Jacob teaches at a school down the road. I recently visited him to hear about Ms. Wick, the seventh grade teacher who forged a strong connection with him despite their apparent differences.
I grew up in rural West Virginia. The area was quite segregated, and everybody looked much like me. However, I felt different than my peers at school, like I did not fit in. Both of my parents were deaf, and neither could read or write. They were unable to help me with academics, and I learned to read by watching closed captioning on television. My parents often depended on me to interpret for them in sign language. I was not a proficient reader, but I was a highly skilled sign language interpreter.
I will never forget my first day of seventh grade. I walked into my history class and was greeted by Ms. Wick, a petite black woman who stood out in the all white middle school. She started the class by posing the question, “What is history?”
I thought about how I would interpret the word in sign language. I raised my hand, “His story- I suppose it is someone’s story.” The other students giggled.
Ms. Wick smiled at me. “That is a very astute answer.” Then she began to explain the origin of the word.
From that moment on, I was hooked. Ms. Wick loved teaching about history, and I loved learning about it. She built my confidence and my competence as a reader and writer. Ms. Wick had overcome big challenges, and she made me believe that I could do the same. We were both felt like outsiders in that small town. We were different but in many ways the same.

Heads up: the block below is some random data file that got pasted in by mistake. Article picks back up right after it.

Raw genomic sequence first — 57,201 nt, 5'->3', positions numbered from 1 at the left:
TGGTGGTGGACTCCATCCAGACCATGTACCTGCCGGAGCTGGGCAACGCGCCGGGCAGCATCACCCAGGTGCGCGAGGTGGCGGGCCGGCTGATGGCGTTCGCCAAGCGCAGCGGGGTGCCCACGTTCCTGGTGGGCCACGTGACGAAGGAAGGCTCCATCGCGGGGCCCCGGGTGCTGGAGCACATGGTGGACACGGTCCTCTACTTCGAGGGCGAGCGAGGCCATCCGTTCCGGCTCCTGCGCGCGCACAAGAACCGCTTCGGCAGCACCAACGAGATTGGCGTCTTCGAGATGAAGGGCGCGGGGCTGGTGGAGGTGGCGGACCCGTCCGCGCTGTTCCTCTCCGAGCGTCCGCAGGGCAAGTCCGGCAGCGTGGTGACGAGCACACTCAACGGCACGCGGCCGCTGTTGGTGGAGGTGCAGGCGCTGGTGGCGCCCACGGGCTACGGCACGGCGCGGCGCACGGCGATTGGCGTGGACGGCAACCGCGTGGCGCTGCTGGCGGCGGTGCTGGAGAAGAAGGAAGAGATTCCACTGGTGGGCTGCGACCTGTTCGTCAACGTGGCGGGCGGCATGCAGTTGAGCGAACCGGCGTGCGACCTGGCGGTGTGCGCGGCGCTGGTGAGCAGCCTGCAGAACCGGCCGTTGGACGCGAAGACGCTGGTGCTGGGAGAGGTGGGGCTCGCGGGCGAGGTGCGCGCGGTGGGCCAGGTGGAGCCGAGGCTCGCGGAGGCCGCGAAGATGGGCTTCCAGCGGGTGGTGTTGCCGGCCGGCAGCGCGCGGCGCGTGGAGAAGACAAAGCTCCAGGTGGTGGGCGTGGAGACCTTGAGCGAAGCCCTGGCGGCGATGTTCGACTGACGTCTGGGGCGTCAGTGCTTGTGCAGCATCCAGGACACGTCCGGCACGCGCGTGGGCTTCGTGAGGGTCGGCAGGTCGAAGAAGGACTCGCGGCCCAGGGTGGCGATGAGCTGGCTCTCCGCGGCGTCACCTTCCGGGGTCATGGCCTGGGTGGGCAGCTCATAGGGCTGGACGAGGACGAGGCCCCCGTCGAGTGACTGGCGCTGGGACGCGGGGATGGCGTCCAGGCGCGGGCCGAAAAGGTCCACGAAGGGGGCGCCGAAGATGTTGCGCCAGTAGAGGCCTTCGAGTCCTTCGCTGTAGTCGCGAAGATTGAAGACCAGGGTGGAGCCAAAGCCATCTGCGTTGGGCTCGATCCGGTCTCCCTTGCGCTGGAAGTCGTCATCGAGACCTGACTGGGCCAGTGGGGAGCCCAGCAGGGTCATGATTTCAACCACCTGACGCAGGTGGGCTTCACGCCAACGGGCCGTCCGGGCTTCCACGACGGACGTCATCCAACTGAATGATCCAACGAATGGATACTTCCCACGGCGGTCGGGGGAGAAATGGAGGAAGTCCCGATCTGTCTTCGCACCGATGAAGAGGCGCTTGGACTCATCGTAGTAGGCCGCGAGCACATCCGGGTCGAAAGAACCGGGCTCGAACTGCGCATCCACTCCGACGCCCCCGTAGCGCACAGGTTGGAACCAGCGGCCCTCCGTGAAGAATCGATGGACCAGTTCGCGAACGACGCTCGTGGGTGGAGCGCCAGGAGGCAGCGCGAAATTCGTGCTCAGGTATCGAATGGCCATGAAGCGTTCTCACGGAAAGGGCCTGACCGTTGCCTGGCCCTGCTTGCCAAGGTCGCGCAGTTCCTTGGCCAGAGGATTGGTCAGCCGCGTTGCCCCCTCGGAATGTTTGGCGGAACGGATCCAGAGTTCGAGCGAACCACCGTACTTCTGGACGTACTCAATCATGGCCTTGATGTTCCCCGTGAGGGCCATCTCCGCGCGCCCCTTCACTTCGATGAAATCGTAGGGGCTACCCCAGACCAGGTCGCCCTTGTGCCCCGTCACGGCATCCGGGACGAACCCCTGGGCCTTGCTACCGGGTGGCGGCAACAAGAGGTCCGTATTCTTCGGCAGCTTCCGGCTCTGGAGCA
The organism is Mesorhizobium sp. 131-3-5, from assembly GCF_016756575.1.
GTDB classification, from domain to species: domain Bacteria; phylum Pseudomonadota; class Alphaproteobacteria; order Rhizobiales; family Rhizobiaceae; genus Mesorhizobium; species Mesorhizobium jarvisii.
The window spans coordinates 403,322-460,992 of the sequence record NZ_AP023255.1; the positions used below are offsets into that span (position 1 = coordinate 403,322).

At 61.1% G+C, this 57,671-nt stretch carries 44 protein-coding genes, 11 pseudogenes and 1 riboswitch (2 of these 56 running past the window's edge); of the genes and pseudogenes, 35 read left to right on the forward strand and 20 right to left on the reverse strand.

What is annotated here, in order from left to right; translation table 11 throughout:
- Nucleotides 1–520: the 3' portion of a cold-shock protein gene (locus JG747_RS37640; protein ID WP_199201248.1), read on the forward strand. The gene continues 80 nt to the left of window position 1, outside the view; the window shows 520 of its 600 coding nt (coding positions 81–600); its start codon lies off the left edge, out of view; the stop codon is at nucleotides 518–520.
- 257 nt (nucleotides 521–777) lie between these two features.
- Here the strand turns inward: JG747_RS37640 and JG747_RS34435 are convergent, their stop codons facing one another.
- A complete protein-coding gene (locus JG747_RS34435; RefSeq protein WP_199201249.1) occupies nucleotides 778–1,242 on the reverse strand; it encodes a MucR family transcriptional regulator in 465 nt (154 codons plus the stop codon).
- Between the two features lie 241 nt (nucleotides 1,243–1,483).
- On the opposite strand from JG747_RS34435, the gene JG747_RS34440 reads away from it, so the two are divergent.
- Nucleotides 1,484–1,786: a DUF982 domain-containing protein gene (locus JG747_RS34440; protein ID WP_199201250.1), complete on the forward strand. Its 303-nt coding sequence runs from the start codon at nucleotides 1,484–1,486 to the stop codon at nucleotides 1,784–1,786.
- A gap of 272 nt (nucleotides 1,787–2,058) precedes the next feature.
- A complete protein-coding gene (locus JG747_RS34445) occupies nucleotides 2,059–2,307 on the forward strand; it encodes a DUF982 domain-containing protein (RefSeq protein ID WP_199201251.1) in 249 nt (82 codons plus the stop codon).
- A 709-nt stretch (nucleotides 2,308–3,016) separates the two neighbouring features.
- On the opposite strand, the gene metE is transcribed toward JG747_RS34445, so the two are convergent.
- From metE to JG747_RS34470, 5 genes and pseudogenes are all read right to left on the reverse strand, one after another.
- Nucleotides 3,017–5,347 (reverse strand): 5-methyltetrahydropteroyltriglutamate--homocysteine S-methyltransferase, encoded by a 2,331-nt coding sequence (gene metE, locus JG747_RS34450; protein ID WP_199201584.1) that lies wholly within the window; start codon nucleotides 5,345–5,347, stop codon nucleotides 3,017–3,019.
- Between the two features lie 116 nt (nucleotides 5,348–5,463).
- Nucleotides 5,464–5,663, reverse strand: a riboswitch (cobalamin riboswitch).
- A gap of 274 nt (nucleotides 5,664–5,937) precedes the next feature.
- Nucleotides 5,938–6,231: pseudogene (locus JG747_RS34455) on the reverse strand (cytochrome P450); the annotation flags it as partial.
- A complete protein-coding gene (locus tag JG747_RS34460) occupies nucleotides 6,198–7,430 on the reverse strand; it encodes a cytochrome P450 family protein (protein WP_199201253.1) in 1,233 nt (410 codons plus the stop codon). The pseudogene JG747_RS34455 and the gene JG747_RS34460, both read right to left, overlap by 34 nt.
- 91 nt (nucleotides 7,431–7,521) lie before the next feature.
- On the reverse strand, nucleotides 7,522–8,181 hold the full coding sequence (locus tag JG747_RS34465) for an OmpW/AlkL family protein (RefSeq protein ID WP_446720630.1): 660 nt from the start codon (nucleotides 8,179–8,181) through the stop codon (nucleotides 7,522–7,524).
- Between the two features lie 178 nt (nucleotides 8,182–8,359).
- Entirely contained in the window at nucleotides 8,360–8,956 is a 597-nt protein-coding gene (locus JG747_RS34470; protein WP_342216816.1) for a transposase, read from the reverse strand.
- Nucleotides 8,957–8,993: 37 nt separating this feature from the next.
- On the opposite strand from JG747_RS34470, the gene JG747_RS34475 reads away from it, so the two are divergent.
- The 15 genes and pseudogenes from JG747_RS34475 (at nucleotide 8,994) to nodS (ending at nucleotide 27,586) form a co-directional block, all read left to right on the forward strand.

I carried those lessons from Ms. Wick through four tours in the Middle East. I now carry them into my own classroom every day. I teach students with learning disabilities. I tell them it is ok to feel different- we all feel that way sometimes.
Jacob’s story made me think about the deep connections between teachers and students. Even through differences in age, gender, ethnicity or background, there are commonalities on a deeper human level. Perhaps we are all the same kind of different on the inside. Was there a teacher who connected with you?
Wishing you an endless supply of chalk and chances-
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